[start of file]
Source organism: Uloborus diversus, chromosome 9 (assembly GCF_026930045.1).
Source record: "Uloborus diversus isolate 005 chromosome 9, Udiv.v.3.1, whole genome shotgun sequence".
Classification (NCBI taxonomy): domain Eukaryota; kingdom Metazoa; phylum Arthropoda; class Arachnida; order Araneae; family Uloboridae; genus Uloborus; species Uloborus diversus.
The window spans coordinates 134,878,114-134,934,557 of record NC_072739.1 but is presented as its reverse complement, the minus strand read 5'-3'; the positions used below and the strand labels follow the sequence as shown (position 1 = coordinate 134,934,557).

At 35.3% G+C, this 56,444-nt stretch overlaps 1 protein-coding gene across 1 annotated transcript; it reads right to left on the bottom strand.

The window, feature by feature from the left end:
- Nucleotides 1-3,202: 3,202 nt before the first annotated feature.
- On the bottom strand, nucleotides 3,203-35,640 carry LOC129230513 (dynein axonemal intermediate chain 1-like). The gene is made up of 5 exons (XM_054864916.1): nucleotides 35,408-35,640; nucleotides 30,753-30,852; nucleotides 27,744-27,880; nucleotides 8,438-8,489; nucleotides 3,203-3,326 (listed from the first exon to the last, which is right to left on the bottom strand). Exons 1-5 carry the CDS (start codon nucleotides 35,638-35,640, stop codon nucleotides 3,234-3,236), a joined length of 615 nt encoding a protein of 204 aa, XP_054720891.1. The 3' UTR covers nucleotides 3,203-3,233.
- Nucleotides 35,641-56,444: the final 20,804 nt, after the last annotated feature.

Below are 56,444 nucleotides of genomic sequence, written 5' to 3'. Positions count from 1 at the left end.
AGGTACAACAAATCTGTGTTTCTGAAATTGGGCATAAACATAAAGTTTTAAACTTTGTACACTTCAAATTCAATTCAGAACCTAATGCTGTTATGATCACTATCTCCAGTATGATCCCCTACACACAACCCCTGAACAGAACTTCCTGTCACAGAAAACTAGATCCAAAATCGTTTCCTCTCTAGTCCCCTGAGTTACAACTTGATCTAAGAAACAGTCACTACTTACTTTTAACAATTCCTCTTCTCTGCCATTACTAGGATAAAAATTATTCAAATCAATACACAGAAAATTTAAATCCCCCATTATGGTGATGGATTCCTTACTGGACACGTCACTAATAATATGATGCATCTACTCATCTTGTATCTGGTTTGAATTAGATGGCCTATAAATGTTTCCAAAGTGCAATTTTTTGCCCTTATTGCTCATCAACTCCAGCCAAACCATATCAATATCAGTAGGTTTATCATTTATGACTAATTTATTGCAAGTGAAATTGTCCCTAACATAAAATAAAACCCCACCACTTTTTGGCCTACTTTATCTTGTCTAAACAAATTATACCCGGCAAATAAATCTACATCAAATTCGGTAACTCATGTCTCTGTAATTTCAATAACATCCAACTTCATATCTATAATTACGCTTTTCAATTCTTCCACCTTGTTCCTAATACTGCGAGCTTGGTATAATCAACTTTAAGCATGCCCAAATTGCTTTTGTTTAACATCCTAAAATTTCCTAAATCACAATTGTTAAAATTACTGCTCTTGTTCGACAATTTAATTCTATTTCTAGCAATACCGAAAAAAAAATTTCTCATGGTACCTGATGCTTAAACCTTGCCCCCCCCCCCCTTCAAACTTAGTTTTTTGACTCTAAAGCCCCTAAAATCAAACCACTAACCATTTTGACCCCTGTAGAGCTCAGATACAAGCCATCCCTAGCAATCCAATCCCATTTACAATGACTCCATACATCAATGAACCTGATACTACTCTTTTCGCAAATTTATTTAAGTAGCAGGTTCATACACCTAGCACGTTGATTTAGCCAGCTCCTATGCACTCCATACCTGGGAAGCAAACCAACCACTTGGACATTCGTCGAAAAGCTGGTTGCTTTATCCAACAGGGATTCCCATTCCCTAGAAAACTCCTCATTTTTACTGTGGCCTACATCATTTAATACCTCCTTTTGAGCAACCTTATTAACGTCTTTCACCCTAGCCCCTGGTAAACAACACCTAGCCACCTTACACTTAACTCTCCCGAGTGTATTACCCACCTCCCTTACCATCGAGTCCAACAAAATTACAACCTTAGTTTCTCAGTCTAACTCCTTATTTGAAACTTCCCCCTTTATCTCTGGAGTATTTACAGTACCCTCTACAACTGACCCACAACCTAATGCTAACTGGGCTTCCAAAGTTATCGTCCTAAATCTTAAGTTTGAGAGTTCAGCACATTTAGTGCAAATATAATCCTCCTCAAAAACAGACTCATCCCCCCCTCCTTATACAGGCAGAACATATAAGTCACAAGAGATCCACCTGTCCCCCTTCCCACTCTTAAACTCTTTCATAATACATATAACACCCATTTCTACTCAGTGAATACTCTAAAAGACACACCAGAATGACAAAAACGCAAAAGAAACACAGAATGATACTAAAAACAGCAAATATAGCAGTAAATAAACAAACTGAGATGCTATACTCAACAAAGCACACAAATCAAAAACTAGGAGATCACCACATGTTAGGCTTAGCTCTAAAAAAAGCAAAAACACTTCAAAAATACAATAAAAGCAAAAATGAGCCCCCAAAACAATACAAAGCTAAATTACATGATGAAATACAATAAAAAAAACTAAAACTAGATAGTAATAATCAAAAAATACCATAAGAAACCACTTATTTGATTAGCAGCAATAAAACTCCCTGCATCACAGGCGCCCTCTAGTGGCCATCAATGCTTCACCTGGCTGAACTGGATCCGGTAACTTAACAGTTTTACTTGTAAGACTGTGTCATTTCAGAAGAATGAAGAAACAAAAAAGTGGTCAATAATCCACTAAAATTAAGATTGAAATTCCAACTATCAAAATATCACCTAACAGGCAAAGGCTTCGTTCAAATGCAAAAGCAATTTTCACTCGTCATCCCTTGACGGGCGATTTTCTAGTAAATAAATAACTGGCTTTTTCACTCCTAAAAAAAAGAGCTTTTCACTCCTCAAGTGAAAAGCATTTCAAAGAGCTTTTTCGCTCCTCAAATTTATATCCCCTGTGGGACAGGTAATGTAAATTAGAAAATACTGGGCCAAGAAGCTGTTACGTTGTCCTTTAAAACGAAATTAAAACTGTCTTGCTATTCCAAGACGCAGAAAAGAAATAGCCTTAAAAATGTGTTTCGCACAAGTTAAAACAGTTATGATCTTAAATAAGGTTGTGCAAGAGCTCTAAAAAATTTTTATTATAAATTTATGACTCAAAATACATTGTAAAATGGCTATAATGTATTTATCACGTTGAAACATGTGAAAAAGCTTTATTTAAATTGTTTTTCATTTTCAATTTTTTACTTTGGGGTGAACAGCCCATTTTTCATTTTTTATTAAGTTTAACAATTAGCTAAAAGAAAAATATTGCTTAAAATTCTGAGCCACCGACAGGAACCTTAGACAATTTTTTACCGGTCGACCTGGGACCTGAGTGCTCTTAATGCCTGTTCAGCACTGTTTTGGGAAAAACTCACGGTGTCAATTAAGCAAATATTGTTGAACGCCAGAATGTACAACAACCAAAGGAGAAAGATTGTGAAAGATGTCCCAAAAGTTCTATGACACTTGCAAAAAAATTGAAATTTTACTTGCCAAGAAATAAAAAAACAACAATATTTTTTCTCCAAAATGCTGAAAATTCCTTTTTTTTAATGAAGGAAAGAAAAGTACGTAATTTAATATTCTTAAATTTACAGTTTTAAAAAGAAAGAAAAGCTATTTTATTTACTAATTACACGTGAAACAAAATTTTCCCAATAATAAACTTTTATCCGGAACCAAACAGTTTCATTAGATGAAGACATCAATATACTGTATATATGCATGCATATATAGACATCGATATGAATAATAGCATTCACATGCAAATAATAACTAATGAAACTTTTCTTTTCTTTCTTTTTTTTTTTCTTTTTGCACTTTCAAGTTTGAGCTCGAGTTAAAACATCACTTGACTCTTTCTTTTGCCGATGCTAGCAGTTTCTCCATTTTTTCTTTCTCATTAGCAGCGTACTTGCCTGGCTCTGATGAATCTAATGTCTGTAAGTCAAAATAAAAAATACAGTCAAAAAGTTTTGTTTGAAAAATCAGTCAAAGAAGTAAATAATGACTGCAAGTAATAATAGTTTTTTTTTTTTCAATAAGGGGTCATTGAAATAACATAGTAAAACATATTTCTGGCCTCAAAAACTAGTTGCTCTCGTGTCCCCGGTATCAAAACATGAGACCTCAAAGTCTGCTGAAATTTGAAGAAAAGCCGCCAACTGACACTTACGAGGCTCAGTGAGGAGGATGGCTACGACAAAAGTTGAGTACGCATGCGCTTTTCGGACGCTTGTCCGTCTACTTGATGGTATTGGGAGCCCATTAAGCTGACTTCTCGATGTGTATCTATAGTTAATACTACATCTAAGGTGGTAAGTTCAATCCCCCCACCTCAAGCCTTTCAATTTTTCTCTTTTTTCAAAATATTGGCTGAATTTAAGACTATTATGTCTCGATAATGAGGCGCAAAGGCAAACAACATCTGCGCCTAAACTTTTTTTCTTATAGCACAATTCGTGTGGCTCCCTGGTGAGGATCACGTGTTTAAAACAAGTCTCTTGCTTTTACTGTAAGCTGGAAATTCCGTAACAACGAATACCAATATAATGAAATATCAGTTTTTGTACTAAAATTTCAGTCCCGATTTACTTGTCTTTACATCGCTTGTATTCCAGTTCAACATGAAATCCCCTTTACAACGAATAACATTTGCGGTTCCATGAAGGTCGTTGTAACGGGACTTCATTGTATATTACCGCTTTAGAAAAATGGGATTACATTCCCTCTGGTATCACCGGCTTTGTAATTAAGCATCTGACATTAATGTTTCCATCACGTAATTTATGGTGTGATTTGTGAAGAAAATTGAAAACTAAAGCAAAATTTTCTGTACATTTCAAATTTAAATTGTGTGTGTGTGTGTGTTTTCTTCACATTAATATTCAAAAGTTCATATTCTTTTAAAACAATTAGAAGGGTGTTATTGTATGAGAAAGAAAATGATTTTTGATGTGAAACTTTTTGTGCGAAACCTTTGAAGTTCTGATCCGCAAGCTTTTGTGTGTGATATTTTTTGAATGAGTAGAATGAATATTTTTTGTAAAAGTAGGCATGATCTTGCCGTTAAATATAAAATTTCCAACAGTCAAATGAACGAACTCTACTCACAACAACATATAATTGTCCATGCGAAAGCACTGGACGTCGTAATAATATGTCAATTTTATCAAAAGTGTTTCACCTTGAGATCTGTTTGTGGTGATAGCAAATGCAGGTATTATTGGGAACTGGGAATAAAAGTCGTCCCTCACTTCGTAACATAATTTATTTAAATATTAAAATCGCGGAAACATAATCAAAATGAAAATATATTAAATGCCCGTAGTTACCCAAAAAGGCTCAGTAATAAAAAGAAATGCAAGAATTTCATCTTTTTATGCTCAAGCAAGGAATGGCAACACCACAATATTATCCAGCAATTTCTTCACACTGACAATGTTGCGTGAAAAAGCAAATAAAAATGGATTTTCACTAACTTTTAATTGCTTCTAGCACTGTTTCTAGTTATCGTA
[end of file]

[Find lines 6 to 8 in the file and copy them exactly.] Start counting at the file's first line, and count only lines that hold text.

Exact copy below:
The window, feature by feature from the left end:
- Nucleotides 1-3,202: 3,202 nt before the first annotated feature.
- On the bottom strand, nucleotides 3,203-35,640 carry LOC129230513 (dynein axonemal intermediate chain 1-like). The gene is made up of 5 exons (XM_054864916.1): nucleotides 35,408-35,640; nucleotides 30,753-30,852; nucleotides 27,744-27,880; nucleotides 8,438-8,489; nucleotides 3,203-3,326 (listed from the first exon to the last, which is right to left on the bottom strand). Exons 1-5 carry the CDS (start codon nucleotides 35,638-35,640, stop codon nucleotides 3,234-3,236), a joined length of 615 nt encoding a protein of 204 aa, XP_054720891.1. The 3' UTR covers nucleotides 3,203-3,233.